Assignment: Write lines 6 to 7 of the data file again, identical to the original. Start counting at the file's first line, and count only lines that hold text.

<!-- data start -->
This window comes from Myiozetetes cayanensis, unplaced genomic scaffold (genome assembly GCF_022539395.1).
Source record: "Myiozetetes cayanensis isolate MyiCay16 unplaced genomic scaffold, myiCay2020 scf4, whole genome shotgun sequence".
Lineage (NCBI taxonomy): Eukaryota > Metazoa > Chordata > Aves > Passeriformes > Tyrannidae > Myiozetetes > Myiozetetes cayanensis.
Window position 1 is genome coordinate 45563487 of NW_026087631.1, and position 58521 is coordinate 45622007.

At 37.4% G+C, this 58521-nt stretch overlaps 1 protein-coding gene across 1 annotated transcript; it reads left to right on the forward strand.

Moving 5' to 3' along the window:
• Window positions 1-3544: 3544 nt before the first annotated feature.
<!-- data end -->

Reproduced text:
Moving 5' to 3' along the window:
• Window positions 1-3544: 3544 nt before the first annotated feature.